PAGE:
After his Successful SHAHID, Mehta works his way through another biopic, and although he gets his subject right, not all of his surroundings get things going. It is only the brilliance of Bajpayee that negates all such short-comings. Rajkumar Rao’s character as a reporter from Indian Post is not well-defined; nor is his role in his organization. He is shown as the ‘ticker man’ when it is now a redundant post, done away with ever since computers and the internet invaded our lives. Tickers or news inputs from different agencies (PTI, UNI, AFP, Reuters) would be handled by a clerk who would give the respective copies to the various departments (Sports, Politics, Business, Crime…). Just like proof readers are done away with, so are the ‘ticker guys’.
Review by Sarita A Tanwar on DNA India
The best part of the film is its utter commitment to Siras’ story. We watched silently while an innocent man was victimised just because he was different from us, that’s just one more reason to watch this film.
Review by Suhani Singh on India Today
What makes Aligarh a must-watch is that in Siras audiences are treated to a character who breaks all the Bollywood stereotypes of being gay. He isn’t the lecherous sort dressed in garish outfits, but a dignified, educated man. He is a recluse who is brought alive beautifully by Bajpayee. Siras is a far cry from the colourful characters that made Bajpayee a household name. Bajpayee’s soft delivery, his silences, his eyes, his measured movements deftly convey the character’s pathos, his yearning for solitude, his mounting troubles and fears. It’s that rare, restrained performance that Bajpayee will be remembered for.
Review by Mehul S Thakkar on Deccan Chronicle
Rajkummar Rao who plays the role of a journalist (Deepu) is mediocre and is same like he has been in his earlier films. He had so much scope to shine but it is an opportunity wasted. Cinematography Satya Ray Nagpaul is commendable bringing out the real essence of the life of the professor the way he has shot it. Sound design by Mandar Kulkarni works keeping in mind the mood of the film. Manoj Bajpayee proves again that he can mould himself into any character and entertain the audience.
Review by Sukanya Verma on Rediff
Mehta shoots Aligarh’s nights in hues of honey-yellow even as days are filled with scenes of dusty streets, dilapidated flax yellow walls and kitschy upholstery that finds a lot of love in small-town abodes. The pace is unhurried, the background score is minimal, and Aligarh’s mood is often dry or distant. And that’s why the fleeting comedy around Rao’s landlady appears like scenes from another movie. In Hindi cinema, where homosexuality is an object of derisive gags or caricature, the portrayal Aligarh offers is refreshing and respectful. But it’s much too multifaceted, at times for its own good, to be acknowledged for just that.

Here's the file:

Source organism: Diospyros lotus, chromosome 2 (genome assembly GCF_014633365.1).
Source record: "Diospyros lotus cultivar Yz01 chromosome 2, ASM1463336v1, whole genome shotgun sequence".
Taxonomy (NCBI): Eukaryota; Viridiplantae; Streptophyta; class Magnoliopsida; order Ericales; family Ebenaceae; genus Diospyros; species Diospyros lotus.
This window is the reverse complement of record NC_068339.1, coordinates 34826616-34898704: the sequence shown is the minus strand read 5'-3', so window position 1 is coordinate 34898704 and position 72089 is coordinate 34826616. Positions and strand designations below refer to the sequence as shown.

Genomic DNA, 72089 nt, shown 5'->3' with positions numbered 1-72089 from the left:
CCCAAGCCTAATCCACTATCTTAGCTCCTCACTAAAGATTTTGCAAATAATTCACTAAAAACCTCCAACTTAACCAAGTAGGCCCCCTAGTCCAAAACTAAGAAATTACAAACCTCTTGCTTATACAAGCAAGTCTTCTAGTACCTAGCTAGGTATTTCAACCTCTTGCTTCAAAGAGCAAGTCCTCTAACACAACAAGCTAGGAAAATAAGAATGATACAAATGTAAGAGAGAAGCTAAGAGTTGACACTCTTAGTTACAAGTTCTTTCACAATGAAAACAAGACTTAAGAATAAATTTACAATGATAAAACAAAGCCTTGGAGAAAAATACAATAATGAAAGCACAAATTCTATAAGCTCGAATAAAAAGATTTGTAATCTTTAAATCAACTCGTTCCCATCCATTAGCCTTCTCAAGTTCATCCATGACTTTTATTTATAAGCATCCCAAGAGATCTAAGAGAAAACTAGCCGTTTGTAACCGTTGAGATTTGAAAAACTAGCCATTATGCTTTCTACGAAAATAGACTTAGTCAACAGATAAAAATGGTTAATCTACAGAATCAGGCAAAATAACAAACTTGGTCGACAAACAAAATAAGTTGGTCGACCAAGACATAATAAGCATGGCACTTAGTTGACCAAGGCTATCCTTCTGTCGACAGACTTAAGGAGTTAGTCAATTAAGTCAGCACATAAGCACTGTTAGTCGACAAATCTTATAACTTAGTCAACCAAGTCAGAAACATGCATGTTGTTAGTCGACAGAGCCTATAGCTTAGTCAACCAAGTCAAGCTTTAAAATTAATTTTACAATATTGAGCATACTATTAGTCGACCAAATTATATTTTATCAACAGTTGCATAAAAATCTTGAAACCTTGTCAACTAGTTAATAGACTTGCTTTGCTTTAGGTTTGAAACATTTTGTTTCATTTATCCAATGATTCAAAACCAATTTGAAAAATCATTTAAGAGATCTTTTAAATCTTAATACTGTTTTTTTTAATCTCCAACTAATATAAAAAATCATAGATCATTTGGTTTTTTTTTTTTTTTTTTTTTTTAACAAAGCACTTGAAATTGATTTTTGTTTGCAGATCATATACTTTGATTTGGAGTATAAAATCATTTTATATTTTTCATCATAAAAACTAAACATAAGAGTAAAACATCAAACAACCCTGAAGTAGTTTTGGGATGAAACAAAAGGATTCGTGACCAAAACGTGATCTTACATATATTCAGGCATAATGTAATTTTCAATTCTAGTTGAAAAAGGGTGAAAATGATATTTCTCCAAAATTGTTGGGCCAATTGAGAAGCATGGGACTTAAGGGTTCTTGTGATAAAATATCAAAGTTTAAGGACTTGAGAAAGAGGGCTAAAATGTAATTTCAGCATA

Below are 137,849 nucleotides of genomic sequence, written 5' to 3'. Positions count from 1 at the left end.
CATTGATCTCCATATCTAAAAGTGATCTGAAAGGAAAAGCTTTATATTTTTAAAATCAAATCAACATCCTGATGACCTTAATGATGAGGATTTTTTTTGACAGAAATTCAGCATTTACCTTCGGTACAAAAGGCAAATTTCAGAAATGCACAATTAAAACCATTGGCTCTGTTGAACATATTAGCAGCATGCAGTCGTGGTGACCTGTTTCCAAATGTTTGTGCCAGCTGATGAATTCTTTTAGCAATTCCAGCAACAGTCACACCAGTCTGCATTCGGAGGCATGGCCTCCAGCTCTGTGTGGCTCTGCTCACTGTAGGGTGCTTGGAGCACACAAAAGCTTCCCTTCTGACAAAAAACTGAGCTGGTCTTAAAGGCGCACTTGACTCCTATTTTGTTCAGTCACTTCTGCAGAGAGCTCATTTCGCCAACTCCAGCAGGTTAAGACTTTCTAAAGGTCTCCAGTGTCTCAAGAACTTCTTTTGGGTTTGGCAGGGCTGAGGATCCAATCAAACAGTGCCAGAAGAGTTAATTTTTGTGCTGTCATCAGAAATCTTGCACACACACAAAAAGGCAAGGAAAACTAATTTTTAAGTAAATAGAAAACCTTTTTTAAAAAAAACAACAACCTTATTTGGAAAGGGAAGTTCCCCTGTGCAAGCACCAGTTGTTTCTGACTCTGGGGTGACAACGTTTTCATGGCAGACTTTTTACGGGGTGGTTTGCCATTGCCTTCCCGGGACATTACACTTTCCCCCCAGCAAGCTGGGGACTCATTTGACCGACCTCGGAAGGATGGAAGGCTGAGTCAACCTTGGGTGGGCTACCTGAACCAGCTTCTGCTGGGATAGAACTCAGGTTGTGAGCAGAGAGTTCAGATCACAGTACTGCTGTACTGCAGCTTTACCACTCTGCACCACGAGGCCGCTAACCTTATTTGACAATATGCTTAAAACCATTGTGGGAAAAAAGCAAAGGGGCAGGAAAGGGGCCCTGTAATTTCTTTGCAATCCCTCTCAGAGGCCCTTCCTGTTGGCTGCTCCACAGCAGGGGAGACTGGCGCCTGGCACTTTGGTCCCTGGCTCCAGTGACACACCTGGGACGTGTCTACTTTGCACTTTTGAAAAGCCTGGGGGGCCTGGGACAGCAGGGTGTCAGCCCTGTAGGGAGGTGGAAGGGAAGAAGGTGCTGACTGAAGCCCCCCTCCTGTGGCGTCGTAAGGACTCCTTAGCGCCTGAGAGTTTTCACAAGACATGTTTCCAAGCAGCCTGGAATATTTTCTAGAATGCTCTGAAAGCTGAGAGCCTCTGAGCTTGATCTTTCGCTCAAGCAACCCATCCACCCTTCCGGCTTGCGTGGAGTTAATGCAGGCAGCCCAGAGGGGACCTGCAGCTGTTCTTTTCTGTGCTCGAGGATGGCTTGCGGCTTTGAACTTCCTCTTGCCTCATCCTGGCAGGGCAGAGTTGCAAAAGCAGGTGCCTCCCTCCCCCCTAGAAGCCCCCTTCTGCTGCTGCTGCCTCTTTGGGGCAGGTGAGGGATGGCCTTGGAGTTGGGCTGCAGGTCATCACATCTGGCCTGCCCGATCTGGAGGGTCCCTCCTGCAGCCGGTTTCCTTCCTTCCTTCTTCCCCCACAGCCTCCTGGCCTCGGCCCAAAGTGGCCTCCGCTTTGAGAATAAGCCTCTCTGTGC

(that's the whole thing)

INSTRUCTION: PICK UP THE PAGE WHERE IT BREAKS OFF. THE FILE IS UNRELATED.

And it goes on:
Review by Rajeev Masand on IBNLive
Aligarh is an important film, and it’s powered by sensitive writing, nuanced direction, and masterful performances from its central players. The image of Siras, a grown man blushing when he’s described as handsome, or when a gathering of gay men hail his poetry, stays with you long after you’ve watched the film. Its deliberate pace occasionally makes you restless, and you long to know more about Siras than the plot lets you in on. What kind of professor was he? Did he have any friends? How did his ‘shaming’ impact his family in Nagpur? Crucially though, the tragic climax never pierces you in the manner that it ought to. The emotional wallop is missing. Mehta eschews melodrama throughout the film, but in blunting this key moment in Siras’ story, the filmmakers deny the viewer a chance to bring one’s feelings to a boil. Sometimes a good cry is a way of saying I care.
Review by Meeta on Wogma
Rajkummar Rao does brilliantly to bring this through too. His performance is almost taken for granted because of the meek and subdued character Manoj Bajpai plays with such elegance. You know the blushing, nervous, anxious, angry, lonely facets of boring Prof. Siras because – Manoj Bajpai.
Average critic ratings of other movies released in 2015 – 2016
- Neerja – 4 stars
- LoveShhuda – 2 stars
- Ishq Forever – 1.4 stars
- Fitoor – 2.3 stars
- Sanam Re – 1.6 stars
- Ghayal Once Again – 2.4 stars
- Sanam Teri Kasam – 1.6 stars
- Saala Khadoos – 2.6 stars
- Mastizaade – 1 stars
- Airlift – 3.7 stars
- Kyaa Kool Hain Hum 3 – 1 stars
- Wazir – 2.5 stars
- Dilwale – 2.5 stars
- Bajirao Mastani – 3.2 stars
- Hate Story 3 – 1.7 stars